Scottish National Dictionary (1700–)

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CHICKIE-MELLIE, CHICKY-MAWLY, —MALLY, n. comb. A game or trick played by boys (see quot.). The form chicky-mawly is given for Ags. by A. S. Neill in Carroty Broon (1921) xvii. and by Ags.17 1939; chickie-mellie is given by Mry.1 1924, Abd.16 c.1885, for Dundee in T.S.D.C. II. and by Dmb.1 1914. [′tʃɪk′mɛl ne.Sc., m.Sc., wm.Sc., but Ags. + ′tʃɪk′mɔl, ′tʃɪk′mal] Ags. 1934  G. M. Martin Dundee Worthies 183:
Chicky Mally. The boys having procured a “pirn” of thread . . . proceeded to tie a nail or large button to a piece of thread 6 to 8 inches long, which they attached to part of a window frame with a pin. At the weighted end the rest of the pirn of thread was attached and from a “hidey hole” they pulled the nail or button with rhythmical “tap-tap-tap” on the glass of the window.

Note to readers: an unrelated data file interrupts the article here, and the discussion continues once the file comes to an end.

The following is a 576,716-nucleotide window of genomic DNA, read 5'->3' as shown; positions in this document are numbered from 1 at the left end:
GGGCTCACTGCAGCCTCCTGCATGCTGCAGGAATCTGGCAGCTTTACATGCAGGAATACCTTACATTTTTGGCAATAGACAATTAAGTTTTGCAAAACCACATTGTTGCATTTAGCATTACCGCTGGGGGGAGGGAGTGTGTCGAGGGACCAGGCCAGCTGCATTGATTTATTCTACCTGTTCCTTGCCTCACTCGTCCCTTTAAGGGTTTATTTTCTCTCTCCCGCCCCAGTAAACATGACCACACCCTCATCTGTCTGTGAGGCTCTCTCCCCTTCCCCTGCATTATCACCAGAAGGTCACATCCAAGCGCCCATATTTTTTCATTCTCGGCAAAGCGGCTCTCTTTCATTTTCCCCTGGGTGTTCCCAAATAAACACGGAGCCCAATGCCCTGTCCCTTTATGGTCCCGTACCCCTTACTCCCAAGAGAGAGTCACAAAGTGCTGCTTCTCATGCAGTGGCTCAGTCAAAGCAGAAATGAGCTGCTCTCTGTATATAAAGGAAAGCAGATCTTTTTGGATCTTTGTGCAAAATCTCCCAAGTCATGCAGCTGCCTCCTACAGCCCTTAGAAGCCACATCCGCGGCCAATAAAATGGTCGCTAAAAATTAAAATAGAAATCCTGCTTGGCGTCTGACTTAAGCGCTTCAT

[The first element is prob. connected with Chick, n.1, a tick, or beat. Mellie, with its variants, is a dim. of Mell, a mallet, a hammer, q.v.]

Chickie-mellie n. comb.

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"Chickie-mellie n. comb.". Dictionary of the Scots Language. 2004. Scottish Language Dictionaries Ltd. Accessed 18 Apr 2019 <>



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